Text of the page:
As pretty much everywhere else, the coronavirus pandemic has meant more time at home for Spaniards. For many of those furloughed or out of business it has also meant less income and no way to afford a vacation to escape the sweltering temperatures of the Spanish summer.
Searching for a solution to keep cool, portable pools have become the newest fad, taking over backyards, terraces, communal patios, and even the streets of Seville in the country’s south.
Sales of all portable pools, including the cheapest inflatable models, started this year as early as May when Spain was still in the middle of a strict lockdown and few feared that their summer would mean they would be confined at home. By June, most models had sold out from shopping malls and online websites.
Javier Salcedo, a 44-year-old construction manager in Seville, decided to purchase a sturdy model, a quality pool with plastic walls but had to find it in the second-hand market. In hindsight, he’s happy he didn’t wait anymore.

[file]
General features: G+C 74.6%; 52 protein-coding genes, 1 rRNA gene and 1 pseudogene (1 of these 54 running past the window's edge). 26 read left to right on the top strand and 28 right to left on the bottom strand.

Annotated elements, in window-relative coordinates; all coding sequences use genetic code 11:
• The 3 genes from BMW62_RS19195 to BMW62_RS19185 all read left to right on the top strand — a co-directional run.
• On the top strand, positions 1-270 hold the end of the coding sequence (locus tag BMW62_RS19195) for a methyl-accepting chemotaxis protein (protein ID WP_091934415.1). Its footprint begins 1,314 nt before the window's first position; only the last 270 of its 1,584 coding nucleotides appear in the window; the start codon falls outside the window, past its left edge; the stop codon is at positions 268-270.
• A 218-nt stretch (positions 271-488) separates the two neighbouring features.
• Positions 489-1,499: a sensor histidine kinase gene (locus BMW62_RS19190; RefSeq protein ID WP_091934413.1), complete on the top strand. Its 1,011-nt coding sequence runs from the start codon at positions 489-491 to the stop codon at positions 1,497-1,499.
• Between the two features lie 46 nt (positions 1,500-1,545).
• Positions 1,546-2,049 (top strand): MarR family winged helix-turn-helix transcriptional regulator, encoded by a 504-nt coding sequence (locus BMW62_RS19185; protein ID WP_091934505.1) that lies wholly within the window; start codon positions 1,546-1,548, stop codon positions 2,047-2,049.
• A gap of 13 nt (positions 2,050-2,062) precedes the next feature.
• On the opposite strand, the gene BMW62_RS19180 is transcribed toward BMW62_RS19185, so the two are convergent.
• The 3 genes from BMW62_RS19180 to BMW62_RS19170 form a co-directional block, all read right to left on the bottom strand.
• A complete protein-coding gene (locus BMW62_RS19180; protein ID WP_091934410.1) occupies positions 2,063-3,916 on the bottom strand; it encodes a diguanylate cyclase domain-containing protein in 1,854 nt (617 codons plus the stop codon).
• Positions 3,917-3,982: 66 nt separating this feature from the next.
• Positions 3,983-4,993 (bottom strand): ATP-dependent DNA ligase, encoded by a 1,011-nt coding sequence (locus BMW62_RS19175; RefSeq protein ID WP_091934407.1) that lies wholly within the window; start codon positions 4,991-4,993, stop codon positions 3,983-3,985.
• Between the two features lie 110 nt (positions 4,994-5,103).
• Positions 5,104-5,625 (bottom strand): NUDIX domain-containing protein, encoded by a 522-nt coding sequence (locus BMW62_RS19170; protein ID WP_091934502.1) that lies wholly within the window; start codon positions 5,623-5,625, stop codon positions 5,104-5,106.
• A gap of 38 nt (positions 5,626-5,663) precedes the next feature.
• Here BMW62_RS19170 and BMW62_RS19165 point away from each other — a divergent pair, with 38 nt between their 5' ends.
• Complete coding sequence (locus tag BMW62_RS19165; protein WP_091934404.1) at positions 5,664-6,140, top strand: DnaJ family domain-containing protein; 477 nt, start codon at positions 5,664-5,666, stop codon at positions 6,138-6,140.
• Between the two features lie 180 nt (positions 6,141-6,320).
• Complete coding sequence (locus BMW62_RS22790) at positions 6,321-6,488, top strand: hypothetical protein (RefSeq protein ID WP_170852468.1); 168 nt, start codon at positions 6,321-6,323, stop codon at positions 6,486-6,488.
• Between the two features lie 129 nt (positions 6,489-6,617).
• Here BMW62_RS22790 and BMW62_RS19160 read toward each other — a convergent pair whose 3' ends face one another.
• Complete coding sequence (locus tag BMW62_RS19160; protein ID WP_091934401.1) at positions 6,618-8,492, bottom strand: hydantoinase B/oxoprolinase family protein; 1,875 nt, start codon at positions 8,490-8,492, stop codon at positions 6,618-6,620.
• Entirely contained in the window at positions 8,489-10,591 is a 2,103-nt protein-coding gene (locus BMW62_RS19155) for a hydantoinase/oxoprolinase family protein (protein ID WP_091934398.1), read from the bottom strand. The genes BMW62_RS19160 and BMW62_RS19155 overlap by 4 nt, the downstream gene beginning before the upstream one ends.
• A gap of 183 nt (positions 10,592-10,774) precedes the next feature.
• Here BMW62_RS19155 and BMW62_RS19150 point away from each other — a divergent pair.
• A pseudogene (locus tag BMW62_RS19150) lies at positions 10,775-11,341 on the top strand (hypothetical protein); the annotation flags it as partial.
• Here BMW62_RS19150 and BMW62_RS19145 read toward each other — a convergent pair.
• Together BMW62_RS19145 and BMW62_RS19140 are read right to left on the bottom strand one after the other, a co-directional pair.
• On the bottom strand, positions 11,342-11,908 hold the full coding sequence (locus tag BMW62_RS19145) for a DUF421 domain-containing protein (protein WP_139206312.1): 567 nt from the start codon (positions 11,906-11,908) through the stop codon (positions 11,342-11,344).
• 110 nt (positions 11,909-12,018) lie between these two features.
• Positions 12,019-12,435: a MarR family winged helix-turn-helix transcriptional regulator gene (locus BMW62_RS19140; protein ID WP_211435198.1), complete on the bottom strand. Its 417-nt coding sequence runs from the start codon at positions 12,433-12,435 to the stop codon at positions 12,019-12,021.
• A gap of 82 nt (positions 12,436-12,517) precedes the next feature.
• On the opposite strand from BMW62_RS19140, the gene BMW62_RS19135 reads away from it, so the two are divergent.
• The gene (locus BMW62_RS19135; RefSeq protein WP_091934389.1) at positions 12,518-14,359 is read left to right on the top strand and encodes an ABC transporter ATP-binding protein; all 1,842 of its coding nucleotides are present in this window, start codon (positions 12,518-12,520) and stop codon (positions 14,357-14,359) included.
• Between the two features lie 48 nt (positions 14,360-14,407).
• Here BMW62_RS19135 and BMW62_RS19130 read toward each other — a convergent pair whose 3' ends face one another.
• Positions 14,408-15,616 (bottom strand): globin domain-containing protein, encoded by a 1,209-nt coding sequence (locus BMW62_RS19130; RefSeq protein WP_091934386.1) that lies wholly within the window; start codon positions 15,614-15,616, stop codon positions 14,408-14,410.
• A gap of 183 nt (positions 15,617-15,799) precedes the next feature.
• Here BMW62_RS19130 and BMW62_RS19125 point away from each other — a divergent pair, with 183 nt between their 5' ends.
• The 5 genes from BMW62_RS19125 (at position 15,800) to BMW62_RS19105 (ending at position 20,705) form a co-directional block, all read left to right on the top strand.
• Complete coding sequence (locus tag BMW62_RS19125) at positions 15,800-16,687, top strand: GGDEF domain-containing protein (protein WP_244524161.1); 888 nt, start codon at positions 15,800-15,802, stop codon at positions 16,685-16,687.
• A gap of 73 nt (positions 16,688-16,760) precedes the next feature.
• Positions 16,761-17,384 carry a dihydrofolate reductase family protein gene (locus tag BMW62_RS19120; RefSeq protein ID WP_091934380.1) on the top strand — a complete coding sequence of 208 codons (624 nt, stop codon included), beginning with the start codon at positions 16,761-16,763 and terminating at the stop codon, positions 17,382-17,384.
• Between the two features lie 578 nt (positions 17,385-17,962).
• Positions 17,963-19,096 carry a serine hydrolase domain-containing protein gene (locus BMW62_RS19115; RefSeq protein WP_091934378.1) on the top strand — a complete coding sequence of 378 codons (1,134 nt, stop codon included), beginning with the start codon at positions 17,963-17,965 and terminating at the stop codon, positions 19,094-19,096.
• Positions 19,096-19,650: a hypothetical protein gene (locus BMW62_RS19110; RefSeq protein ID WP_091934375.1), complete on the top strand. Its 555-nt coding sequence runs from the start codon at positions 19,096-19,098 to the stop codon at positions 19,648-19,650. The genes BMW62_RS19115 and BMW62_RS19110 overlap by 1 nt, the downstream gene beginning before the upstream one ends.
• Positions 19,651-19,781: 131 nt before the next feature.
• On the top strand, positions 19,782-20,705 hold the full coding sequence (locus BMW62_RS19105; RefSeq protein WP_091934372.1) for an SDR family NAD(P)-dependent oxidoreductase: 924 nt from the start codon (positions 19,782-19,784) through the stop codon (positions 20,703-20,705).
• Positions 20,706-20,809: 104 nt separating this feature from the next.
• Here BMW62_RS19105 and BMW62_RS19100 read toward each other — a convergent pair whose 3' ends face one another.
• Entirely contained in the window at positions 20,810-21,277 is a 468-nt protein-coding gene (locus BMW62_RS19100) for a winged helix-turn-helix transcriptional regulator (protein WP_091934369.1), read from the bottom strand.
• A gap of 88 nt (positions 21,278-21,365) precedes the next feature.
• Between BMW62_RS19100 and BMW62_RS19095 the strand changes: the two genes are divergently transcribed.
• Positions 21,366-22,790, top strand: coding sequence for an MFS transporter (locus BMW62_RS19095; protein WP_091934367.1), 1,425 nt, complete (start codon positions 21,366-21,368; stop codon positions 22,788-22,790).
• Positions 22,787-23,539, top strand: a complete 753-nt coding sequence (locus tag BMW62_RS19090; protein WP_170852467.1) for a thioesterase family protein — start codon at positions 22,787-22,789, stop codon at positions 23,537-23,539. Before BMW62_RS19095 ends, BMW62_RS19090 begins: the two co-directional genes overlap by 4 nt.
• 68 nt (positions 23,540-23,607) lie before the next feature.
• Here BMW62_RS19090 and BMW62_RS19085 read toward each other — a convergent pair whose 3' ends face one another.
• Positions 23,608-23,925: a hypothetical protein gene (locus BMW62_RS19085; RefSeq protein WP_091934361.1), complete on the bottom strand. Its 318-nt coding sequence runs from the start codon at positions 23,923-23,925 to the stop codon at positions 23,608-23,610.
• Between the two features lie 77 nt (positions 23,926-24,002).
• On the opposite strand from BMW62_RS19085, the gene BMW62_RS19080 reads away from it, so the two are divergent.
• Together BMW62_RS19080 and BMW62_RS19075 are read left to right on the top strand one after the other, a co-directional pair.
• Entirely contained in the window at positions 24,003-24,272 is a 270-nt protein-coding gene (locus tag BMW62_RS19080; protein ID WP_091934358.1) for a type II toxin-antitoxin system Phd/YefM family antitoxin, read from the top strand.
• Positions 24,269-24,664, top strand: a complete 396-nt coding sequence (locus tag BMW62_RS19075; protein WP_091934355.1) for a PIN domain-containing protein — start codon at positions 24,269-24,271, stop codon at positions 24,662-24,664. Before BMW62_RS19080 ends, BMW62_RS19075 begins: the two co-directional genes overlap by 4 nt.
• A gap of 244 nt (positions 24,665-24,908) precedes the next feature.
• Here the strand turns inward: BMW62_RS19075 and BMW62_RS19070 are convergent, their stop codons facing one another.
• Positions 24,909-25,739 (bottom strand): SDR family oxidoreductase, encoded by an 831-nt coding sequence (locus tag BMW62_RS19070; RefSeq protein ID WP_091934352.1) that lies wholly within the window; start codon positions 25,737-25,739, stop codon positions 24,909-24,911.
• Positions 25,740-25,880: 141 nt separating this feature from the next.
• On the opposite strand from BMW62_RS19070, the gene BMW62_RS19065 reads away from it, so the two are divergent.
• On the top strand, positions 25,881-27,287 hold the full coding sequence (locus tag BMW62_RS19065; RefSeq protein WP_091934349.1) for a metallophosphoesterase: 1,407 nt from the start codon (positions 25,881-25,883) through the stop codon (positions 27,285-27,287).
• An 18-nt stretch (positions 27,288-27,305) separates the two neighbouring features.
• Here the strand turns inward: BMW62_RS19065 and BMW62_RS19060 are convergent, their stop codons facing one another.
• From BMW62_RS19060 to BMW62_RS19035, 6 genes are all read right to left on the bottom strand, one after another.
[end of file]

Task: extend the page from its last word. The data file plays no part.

It was easy to see,” he said. Public pools or private clubs were closed and the rest of the plans for the summer were up in the air.
But few own a private yard like Salcedo’s in Sevilla, where thermometers that often hit the 40 C (104 F) mark can see even higher temperatures during heatwaves.
Isabel, a 30-year-old who raises four children in one of Seville’s poorest neighborhoods, bought an inflatable pool especially to make the heat more bearable for a son who has Down syndrome.
I have no other place to put it but in the street, she said. It’s horrible to live in these precarious circumstances.
With more than 377,000 total infections for the new virus and close to 29,000 confirmed deaths, Spain is trying to contain one of Europe’s most severe coronavirus outbreaks. In two months since ending a strict lockdown, the country has recorded close to 132,000 new infections.
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